A few years ago, when the Members of the Gay and Lesbian Coalition of Kenya  – GALCK, held their first meeting, we decided to use the term “we the indigenous Kenyans,” to emphasize that we, the Gay and Lesbian, Bisexual, Transgender and Intersex (LGBTI) people are truly Kenyan, and not foreigners or even influenced by any western ideology in accepting our inherent sexuality: same sex relationships and other sexual orientations than heterosexual.

We now again jointly release this statement in which we underline the  following concerns:

While we celebrate the publicity that the media has given to a largely ignored and silenced community in Kenya, we also note with concern that this publicity has also been sensationalized and with the intention of creating an impression that the LGBTI community in Kenya has certain unstated subterranean agenda which goes against our cultural traditions and value systems. We the members of GALCK love and hold in high esteem the African values of love, charity, family and (….) complete sentence We have read with great concern the widely publicized media reports that we are interested in gay marriages. We wish to categorically state that we are NOT. This seems to be the agenda of the media and not of LGBTI Kenyans. We have too many pressing issues like our fellow Kenyans at the present time.

From lack of jobs, ever increasing food prices, ethnic hatred to be concerned about same sex marriages. we would further like to note that just because we are not inclined to pursue the marriage agenda at this time in our struggle,does not mean that we condone the unfair and intrusive reporting on such marriages as we believe every one of us holds the freedom of choice in their private affairs. In addition to these shared concerns of all Kenyans we additionally are asking for freedom from discrimination, in

provision of services, freedom from police brutality, freedom from prolonged and impolite gazes, and generally any form of unfair treatment simply for who we are. All we are asking for is polite and humane treatment – the same kind of treatment that any Kenyan would want to receive from another human person.

Thirdly, we are most appalled by the treatment given to our family members. It was extremely shameful and intrusive of the media to ambush old and ailing parents of a gay person with inhumane questions about their child, one whom they had not seen in such a long time. It is as if, by embracing our sexuality, our families ipso facto loose any right they have to privacy, dignity and fair and humane treatment from the media. Please leave our families out of it, they do not choose our sexual orientation for us, and for many within the family our sexual choices are a struggle for them to accept. Exposing them to public humiliation serves no purpose at all.

Most Kenyans are appalled by the conduct of the media, in this regard and we know there are some in the media fraternity with a sense of decorum and propriety, we hope they will prevail on this uncouth behavior of their colleagues.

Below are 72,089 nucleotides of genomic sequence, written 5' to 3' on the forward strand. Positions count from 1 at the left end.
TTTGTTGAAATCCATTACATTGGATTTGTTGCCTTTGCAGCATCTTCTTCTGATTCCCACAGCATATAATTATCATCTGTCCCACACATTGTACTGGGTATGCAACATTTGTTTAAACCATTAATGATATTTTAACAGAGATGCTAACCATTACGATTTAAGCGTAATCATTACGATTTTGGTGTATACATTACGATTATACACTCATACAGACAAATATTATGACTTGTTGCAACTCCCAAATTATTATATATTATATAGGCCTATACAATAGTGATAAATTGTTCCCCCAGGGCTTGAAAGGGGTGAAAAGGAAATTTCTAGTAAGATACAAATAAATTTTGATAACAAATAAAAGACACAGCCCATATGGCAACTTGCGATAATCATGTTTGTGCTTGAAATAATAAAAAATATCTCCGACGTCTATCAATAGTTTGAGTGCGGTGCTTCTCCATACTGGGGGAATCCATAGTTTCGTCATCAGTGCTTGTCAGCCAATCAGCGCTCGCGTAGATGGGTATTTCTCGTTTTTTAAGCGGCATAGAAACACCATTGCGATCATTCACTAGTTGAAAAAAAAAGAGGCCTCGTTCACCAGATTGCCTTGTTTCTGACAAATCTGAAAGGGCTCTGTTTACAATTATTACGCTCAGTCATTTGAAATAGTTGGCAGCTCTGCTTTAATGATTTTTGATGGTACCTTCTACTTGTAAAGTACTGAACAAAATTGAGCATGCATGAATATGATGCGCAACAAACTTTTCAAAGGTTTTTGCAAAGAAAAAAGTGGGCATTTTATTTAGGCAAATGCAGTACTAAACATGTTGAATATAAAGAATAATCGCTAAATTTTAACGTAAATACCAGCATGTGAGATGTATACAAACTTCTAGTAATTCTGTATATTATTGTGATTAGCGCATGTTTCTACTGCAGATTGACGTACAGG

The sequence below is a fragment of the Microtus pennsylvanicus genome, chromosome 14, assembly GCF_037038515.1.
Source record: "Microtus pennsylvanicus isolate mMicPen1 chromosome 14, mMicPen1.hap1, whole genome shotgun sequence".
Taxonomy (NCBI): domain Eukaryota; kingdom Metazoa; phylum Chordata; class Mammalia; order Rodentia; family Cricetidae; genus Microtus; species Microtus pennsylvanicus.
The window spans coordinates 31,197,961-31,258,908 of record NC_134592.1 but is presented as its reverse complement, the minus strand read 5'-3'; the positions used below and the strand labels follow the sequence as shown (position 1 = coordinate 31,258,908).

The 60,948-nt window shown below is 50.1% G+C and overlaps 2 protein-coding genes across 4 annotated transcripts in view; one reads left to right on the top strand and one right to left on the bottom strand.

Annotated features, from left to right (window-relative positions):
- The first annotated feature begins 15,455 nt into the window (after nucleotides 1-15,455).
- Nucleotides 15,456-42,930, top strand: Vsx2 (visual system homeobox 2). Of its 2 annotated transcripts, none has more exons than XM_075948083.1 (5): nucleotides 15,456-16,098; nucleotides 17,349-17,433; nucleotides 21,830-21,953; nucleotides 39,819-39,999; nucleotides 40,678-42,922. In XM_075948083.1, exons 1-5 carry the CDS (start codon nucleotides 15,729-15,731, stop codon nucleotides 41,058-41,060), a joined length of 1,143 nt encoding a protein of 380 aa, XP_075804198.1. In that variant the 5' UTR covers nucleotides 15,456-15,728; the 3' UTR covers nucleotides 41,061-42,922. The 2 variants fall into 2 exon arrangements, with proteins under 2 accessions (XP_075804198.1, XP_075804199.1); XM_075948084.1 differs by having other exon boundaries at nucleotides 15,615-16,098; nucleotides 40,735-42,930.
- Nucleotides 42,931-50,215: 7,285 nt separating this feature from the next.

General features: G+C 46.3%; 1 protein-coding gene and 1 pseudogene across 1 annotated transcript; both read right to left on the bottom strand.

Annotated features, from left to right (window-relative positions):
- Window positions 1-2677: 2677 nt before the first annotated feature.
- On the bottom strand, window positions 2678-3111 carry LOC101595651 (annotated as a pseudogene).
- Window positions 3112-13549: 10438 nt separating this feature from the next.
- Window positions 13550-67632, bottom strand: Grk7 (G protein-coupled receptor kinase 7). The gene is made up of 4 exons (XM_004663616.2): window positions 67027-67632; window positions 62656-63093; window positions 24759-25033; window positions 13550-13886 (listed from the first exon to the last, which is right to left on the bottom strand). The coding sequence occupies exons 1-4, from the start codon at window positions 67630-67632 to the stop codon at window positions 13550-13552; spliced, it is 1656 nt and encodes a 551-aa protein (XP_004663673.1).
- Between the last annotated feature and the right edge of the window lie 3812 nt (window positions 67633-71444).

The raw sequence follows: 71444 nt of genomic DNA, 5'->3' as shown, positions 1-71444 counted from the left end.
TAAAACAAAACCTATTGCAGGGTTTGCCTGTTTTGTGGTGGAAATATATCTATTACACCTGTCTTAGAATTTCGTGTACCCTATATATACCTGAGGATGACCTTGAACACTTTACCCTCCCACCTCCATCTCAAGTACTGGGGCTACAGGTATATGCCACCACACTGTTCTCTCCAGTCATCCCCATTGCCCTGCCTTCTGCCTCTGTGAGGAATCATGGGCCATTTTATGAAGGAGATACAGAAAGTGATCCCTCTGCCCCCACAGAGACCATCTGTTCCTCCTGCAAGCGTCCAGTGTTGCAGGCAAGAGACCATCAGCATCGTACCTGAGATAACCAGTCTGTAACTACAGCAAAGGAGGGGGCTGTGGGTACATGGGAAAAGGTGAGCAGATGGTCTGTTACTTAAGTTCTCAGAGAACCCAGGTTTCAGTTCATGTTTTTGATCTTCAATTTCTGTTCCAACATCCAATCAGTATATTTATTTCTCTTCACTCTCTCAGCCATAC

We are very much concerned about public and personal health of our society. In an era of HIV/AIDS, one group that has recently been identified by various government studies to be heavily impacted by HIV is men who have sex with men. Because of our society’s attitude towards them many are also married and have children and represent all cadres of our society. When there is sidelining and discrimination on any segment of our society, as is being done here on LGBTI Kenyans, then there can never be success in fighting HIV and AIDS. These communities will go underground making it very  difficult to provide prevention, treatment and care for all our citizens ensuring the continued spread of HIV. It is important to realize there is no society in the world that has ever eradicated homosexuality through  compulsory heterosexuality – enforced heterosexuality only leads to more HIV infections, inability to reach the Most at Risk Populations with properly targeted protection messages and widespread vulnerability.

It is in recognizing the deeply entrenched African value of life that we are urging all LGBTI Kenyans to embrace their sexuality and practice it safely and to protect all that they partner with.

Lastly the LGBTI Kenyans do not stop anyone from living their lives as they see fit. Indeed we do not even stop preachers and saints from preaching and living their saintly lives. While we believe that sexual orientation is innate and cannot be changed (even though one can live a semblance of heterosexuality) we do not in anyway impede on those who want to pray same-sex sexuality away from doing so, nor do we stop the preachers from helping them to pray it away. All we are asking is for a legal and constitutional order that respects our freedom of conscience and right to exist. Kenya belongs to both the religious believers and non-believers and our laws should not be dictated by the teachings of any religious persuasions. Indeed religious freedom also means freedom not to believe. If  LGBTI people have no place in the church, they are still Kenyans and should also be protected by the law.these sentence feels like a direct attack on religion without context-can we rephrase to mean everyone else and the media?

 Therefore we call for equal treatment before the law. Such is in the interest of the health of the entire society in the era of HIV/AIDS, and in the interest of the observance of everyone’s basic human rights. I understand the need of using HIV as our entry point or right/how does this reflect on the homophobic views the media is already giving?I think we should add that what we expect is responsible reporting maybe even offer first hand interviews in response to matters of public interest(chege+charls) this will ensure they have more info???

 written and signed by

Gay and Lesbian Coalition of Kenya